The history of Hoedspruit
You probably haven’t heard of Hoedspruit, in spite of the fact that it’s very much the Big Five Safari capital of South Africa. But that’s OK because this lovely little lowveld town is a well-kept secret, even though its steadily growing in reputation as the gateway to the Greater Kruger region!
It’s a small town with a big heart and has a history that goes back hundreds of years to when the MaPulana people made the area their home. The highest peak in the magnificent Drakensberg Escarpment that towers over Hoedspruit and its surrounds is named Mariepskop, after the legendary MaPulana chief, Maripe Mashile.
Towards the middle of the 19th Century, a different tribe moved into the area – the Afrikaner farmers, or Boere. Enter Dawid Johannes Joubert – the first official owner of the farm known as Hoedspruit, which means “hat creek”.
The farm was registered on the 5th of May 1848 and was so-called because of an incident following a heavy storm when the young farmer lost his hat in the flooded Zandspruit river. The name stuck, even though Dawid lost his life in 1860 to a leopard.
Border disputes with the Portuguese in neighboring Mozambique meant that the fledgling South Africa – or Republic of Transvaal as it was then known – under President Paul Kruger, rushed to have the land in the area surveyed and the border correctly demarcated.
This saw the farm Hoedspruit carved up into much smaller portions by surveyors brought into the area from the UK and mainland Europe, who named these smaller portions after places they were familiar with. This is why you will see road signs to places like Essex, Guernsey, Liverpool, Berlin and Madrid as you explore the Hoedspruit area.
By the end of the 1800s and turn of the 20th Century, the area was growing rapidly, thanks to the discovery of vast deposits of minerals and major mines springing up in Gravelotte and what is now the Phalaborwa area.
Transport routes were opened up by one Abel Erasmus, who helped move ore from the mines to the port of Lourenco Marques (now known as Maputo) with trains of wagons pulled by Erasmus’s legendary teams of oxen. Today, the pass through the Drakensberg is named after this local hero, permanently enshrining his name in the local history books.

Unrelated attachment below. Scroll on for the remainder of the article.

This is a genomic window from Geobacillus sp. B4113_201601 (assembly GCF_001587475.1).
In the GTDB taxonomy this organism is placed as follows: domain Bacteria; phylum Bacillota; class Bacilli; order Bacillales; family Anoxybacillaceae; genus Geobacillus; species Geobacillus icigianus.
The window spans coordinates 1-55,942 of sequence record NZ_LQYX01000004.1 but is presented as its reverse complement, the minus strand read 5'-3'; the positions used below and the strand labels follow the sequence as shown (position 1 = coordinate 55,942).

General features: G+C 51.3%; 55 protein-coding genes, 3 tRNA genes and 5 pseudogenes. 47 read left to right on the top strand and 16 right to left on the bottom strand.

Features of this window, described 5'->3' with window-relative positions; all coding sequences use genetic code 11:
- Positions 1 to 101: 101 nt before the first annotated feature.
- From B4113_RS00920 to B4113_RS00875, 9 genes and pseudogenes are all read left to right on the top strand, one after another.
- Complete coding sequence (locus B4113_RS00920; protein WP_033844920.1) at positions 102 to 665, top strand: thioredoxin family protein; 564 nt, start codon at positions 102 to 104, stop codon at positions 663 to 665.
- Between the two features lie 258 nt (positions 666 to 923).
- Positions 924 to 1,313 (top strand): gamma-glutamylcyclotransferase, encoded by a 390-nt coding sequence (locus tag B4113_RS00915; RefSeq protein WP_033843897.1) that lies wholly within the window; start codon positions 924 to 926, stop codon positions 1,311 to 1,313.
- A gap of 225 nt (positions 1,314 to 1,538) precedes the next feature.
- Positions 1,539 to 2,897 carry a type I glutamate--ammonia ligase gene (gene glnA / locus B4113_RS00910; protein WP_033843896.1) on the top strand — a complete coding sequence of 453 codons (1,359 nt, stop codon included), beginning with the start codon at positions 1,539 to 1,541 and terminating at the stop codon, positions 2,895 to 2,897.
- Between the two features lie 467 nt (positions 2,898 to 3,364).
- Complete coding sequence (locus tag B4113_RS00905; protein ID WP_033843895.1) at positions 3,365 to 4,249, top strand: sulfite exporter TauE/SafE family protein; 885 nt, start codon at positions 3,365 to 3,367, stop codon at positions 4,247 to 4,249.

Eventually South Africa’s rail system extended to Hoedspruit with the formation of the Selati Line in the early 1900s, which eventually opened up the region to tourism through its route to Skukuza in the Kruger National Park.
And so, this small, unassuming little town began to attract visitors from all over South Africa and the world – something that it continues to do to this day.
It may not be world-famous (yet) but Hoedspruit is special nonetheless, with its warm, welcoming vibe and wonderfully relaxed atmosphere making it the perfect base from which to explore the amazing area that surrounds it.
The Drakensberg Escarpment is home to one of the world’s largest green canyons – the Blyde River Canyon. Part of the UNESCO Kruger to Canyons Biosphere Reserve, the Blyde River Canyon is simply breathtaking, both from above where visitors can marvel at the incredible views down into the Lowveld, and from below, on the Blyde Dam, where daily scheduled boat trips give guests a completely different perspective.
The top rim of the escarpment forms the world-renowned Panorama Route, while below, just 40 minutes from Hoedspruit, the Kruger National Park‘s Orpen Gate offers direct access into one of the world’s most legendary game reserves.
Between Hoedspruit and the Kruger Park are a myriad private game and nature reserves, most of which are open to the Kruger Park, making this the absolute capital of the Greater Kruger region and one of Southern Africa’s prime game viewing hot spots.
Most of the farms surrounding modern Hoedspruit are either citrus farms or game reserves, so you are guaranteed an appreciation of nature and a real passion for the environment wherever you go. The road that leads from the mountains is dotted with roadside fruit stalls, nurseries and local attractions.
As you head into town, some 40km from the base of the Drakensberg Escarpment, you are greeted with a wide road (inherited from the days when you needed space to turn a span of oxen) and a collection of shops and restaurants, from the tourism centric Kamogelo Center to the aptly named Hat and Creek bistro.
There are also curio shops and roadside stalls, galleries and coffee shops aplenty, from the Stoned Olive to the Fig and Bean.
Two shopping centers are home to major supermarkets (Spar and Pick n Pay) as well as an eclectic collection of shops, banks and healthcare providers.
Finally, in the heart of our little town, just minutes from our major shopping centres and world-class restaurants and eateries, lies Hoedspruit Wildlife Estate – home to Moya Safari Lodge & Villa.
So, as you sit on your private deck overlooking our open, wilderness area, where you’re likely to see wonderful plains game like giraffe, kudu, nyala and impala, you can marvel that you are in the bush in a town that has made that bush its own. A real wildlife haven and one of South Africa’s best hidden gems!